Every once in a while, a TV personality comes along whose energy and workload seem to stagger the imagination.
Ryan Seacrest -- host of “American Idol,” radio personality and mega-producer of reality TV shows such as “Keeping Up With the Kardashians” -- is one of these. Steve Harvey is another.
When you ponder all the activities these people are engaged in at any one time, you wonder how there are enough hours in a day to accommodate them. It’s possible that for an entertainer like Harvey, the piling on of jobs is the result of years of doing without them.
People who have been in show business a long time will tell you that when opportunities come knocking, they are not to be taken lightly or refused, if humanly possible. They are conditioned to say yes, because they have learned that opportunities can disappear as quickly as they appear (if not quicker).
At age 59, Harvey is literally all over the place. He tapes a daily afternoon talk show in Chicago; travels to Atlanta every couple of weeks (or months) to tape multiple episodes of “Family Feud,” which he hosts; hosts a national morning radio show from wherever he happens to be; maintains a production office in Los Angeles (under a production deal with Endemol Shine North America); and most recently has been in that city taping his new child-talent show “Little Big Shots” for NBC.
It has been on exactly twice, and emerged almost immediately as this season’s brightest success story. In its debut on NBC March 8 following “The Voice,” “Little Big Shots” drew 12.81 million viewers and scored a 2.9 rating in the demo (18-49). And that was at 10 p.m. Eastern when families are less likely to be watching TV together.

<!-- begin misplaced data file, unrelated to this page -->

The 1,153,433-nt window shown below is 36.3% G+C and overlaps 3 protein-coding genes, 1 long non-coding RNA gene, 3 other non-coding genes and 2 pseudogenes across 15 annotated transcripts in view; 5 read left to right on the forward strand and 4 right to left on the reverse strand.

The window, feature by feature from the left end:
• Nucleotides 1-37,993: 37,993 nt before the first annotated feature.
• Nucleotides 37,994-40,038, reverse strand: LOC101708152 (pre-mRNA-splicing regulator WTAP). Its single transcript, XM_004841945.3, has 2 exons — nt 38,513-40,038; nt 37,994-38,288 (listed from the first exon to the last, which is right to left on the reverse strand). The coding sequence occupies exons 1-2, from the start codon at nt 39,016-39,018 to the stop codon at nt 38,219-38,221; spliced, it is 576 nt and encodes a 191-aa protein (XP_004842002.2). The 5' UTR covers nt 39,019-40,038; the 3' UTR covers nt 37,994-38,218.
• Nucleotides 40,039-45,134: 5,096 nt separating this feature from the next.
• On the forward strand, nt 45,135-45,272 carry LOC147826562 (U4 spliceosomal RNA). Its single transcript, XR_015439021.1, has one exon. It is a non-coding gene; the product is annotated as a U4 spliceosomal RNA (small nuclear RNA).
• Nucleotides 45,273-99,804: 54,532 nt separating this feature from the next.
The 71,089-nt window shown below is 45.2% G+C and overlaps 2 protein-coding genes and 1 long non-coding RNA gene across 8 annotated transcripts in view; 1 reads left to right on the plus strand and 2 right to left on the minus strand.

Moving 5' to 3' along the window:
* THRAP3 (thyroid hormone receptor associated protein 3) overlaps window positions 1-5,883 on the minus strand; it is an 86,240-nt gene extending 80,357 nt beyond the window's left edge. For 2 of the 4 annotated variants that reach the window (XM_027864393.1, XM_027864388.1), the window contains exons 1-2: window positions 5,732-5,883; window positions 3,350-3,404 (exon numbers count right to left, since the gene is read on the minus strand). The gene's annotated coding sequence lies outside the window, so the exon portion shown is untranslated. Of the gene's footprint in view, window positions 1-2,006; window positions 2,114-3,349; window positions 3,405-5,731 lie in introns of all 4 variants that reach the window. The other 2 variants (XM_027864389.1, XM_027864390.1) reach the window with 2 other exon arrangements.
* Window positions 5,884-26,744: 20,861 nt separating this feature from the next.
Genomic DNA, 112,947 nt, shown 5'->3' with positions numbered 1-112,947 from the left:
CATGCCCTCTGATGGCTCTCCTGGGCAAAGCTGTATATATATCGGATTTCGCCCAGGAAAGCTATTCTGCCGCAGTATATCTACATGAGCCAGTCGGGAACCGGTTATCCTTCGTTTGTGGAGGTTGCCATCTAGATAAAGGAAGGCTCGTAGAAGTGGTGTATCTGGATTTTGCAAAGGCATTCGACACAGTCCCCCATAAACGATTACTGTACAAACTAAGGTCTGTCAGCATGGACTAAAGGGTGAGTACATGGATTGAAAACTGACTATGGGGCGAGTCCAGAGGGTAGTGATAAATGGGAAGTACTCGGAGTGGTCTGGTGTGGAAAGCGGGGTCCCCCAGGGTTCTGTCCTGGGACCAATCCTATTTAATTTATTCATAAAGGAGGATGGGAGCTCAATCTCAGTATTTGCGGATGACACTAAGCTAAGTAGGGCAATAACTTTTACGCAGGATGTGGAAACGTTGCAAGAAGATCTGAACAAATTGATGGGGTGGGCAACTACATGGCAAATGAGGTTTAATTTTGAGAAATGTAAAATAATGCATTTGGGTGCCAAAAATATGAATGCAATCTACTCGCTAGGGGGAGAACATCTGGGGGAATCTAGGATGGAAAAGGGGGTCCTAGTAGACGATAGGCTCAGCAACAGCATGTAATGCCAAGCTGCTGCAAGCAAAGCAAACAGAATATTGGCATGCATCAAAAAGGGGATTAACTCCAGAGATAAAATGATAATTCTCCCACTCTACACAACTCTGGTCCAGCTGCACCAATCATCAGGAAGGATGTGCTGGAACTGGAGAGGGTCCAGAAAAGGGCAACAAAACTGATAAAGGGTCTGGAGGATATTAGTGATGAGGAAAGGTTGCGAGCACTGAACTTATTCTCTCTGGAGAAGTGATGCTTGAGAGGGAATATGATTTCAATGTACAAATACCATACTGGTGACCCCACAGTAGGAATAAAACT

The following Sunday night, the show premiered in its regular time period at 8 p.m. Eastern and drew an audience of 15 million and a 2.8 in the demo. It was the highest-rated show on network TV by far on Sunday night. Big surprise: It has already been renewed for Season Two.
“Little Big Shots” succeeds because it’s based on a tried-and-true formula -- namely, kids saying the darnedest things and Harvey reacting to them. And then the kids perform incredible feats such as playing musical instruments like virtuosos, or trouncing Harvey in a spelling competition (not that Harvey is necessarily known for his spelling prowess). It is a sensational show -- co-produced and co-created by Harvey and Ellen DeGeneres.
So why has Harvey said yes to so many well-paying jobs at once? Because he can. Seeking insights into Harvey’s mindset, I went in search of interviews with him and my favorite one was his encounter (not really an interview) with Jerry Seinfeld last May. Harvey taped an episode of Seinfeld’s Crackle series “Comedians In Cars Getting Coffee” and Seinfeld appeared on Harvey’s talk show the next day.
At one point, as the two were driving around Chicago in a vintage Chevy Bel Air from the 1950s, Seinfeld asked Harvey whether he was afraid of becoming overexposed.
“Guys [say to] me ‘Are you afraid of being over-saturated?’ ” Harvey answered. “I said, ‘With what? Money?’ ‘No, fame [they said].’ I said, ‘Excuse me, sir, everywhere I go, I see the Nike swoosh. … Are they over-saturated?’ ”
He also said something revealing about the nature of entertaining people for a living. The best ones make it look fun, and at times, even easy. But in his conversation with Seinfeld, Harvey indicated that it’s not so easy to keep on smiling.
“In about five years, I’m gonna cut all this smilin’ and stuff out,” Harvey said.
To which Seinfeld replied knowingly: “That takes a certain amount of money. There’s a number ...”
“Yeah, I don’t have that number right now,” Harvey said. “Thus the smiling show continues.”
He even acknowledged the fact that any one of his gigs would be enough money for anyone. “I tell my wife and my kids [he has seven children from three marriages], ‘I ain’t doin’ this for me. I make enough money on any one of my jobs. You all are creating the logjam!’ I’m giggin’ for them, man. That’s all it is.”